They returned after several years, in 1955-59, broken and ready to try to repatriate to Poland. If they succeeded, the homeland of their dreams greeted them as strangers, “Ruskies”, due to their eastern accent. Others are still living in Lithuania and Belarus.
Many Kresy families were separated for years. Contacts with the West could endanger the family members in the USSR, so people preferred to be silent. Former prisoners of the Nazi concentration camps and forced laborers, afraid of the deportations to Siberia, did not return to their homes but stayed in Poland. Often, they would never see their parents again, and meet with their siblings only after 1956.
A tragic fate awaited soldiers from Anders Army and Berlings Army who, despite the warnings, decided to return to the Borderlands in search of their missing families. They were frequently promptly arrested and sent to the harshest gulags. Many of them remained in that inhuman land forever…
Those who survived in the former USSR were able to establish contact with their Homeland only after 1989. They managed to secretly cultivate Polish language and traditions, passing it onto their children using prayer books and Babcia’s memories. Now they can finally establish Polish organizations and get scholarships to send their children to Polish universities.
One has to admire their spirit, their will to survive the eternal exile and to retain their Polish identity. Against all odds.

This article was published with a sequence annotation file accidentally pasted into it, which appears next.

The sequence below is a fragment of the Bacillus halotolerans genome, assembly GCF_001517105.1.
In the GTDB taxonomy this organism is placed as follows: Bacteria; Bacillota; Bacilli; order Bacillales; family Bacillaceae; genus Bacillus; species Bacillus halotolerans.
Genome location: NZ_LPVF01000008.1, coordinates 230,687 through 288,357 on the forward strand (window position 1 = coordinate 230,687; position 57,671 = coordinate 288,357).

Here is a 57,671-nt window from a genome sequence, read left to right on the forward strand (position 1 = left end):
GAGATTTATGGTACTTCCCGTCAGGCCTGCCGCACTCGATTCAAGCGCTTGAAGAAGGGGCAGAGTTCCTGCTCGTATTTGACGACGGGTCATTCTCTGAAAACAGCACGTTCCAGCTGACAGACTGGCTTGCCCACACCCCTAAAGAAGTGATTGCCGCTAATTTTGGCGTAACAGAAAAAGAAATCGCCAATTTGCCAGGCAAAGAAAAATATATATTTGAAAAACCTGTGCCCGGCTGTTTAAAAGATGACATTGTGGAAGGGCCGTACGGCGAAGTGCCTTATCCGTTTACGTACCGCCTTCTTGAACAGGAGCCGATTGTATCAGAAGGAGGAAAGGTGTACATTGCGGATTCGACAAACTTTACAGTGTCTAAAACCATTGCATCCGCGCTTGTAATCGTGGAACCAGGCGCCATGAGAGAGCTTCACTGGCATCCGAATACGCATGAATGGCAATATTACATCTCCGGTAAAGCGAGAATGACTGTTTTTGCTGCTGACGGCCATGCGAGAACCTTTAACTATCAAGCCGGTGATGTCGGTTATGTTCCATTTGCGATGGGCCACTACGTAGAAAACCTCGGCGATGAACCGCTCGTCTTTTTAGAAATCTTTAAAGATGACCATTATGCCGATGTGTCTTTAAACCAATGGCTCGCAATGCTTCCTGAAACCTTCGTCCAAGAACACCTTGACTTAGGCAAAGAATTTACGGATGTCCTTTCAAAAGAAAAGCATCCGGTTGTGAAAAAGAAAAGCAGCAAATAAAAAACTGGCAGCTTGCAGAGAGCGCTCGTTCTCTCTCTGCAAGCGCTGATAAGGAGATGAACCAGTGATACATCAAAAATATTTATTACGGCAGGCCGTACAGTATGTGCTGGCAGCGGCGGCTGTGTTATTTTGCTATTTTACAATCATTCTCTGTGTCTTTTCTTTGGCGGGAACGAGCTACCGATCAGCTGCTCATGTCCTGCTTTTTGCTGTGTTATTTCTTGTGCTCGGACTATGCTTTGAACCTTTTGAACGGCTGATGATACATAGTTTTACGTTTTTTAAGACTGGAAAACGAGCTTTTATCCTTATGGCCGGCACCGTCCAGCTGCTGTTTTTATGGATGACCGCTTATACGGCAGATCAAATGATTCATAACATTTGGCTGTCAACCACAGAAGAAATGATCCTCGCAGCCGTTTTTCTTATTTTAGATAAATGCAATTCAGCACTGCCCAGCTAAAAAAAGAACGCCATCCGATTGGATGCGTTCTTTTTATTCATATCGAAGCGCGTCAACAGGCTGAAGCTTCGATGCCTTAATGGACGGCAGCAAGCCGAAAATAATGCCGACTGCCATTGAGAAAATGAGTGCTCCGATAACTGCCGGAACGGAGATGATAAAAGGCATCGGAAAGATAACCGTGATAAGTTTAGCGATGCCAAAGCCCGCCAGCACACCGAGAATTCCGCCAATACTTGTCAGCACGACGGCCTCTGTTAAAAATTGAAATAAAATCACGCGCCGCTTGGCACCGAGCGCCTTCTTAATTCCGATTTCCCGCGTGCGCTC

21.07.1944 – Proclamation of the Polish Committee of National Liberation in Lublin, a provisional government under the protection of USSR in opposition to the Government of the Republic of Poland in exile, in London…
21.07.1944 – Proclamation of the Polish Committee of National Liberation in Lublin, a provisional government under the protection of USSR in opposition to the Government of the Republic of Poland in exile, in London.
09.09.1944 – Agreements with the Ukrainian SSR and Byelorussian SSR on population transfer. On the basis of the agreements Polish citizens were forced to resettle on the territories of post war Poland.
22.11.1944 – Agreement on population transfer with the Lithuanian SSR.
11.02.1945 – Yalta Conference. USSR, Great Britain and USA affirmed the Curzon Line as the new eastern border between Poland and the Soviet Union. Poland loses the Borderlands to the Soviets.
06.07.1945 – Agreement between the Soviet Union and Poland on the repatriation from the USSR territory of all those Poles and Jews who were able to prove their Polish citizenship obtained before WWII.
1945-1946 – Repatriation from the Soviet Union to Poland of the 1940 – 1941 exiles and inhabitants of the Easter Borderlands, the former territory of the Second Polish Republic.
1956-1957 – Another repatriation agreement between Poland and the USSR. More than than 200,000 Polish citizens come back to Poland from the USSR interior and the former territory of the Eastern Borderlands during the years 1955 – 1956. Thousands of those unable to prove their Polish citizenship were left behind.
1989 r. – Fall of the communism in Poland
26.12.1991 r. – Dissolution of the USSR
09.11.2000 – The Repatriation Act so that people without Polish citizenship but of Polish origin have the right to come back to Poland. It allows the repatriation of Poles who had remained in the East and in particular in the Asian part of the former USSR due to deportations, exile and other ethnically-motivated forms of persecution, to re-settle in Poland.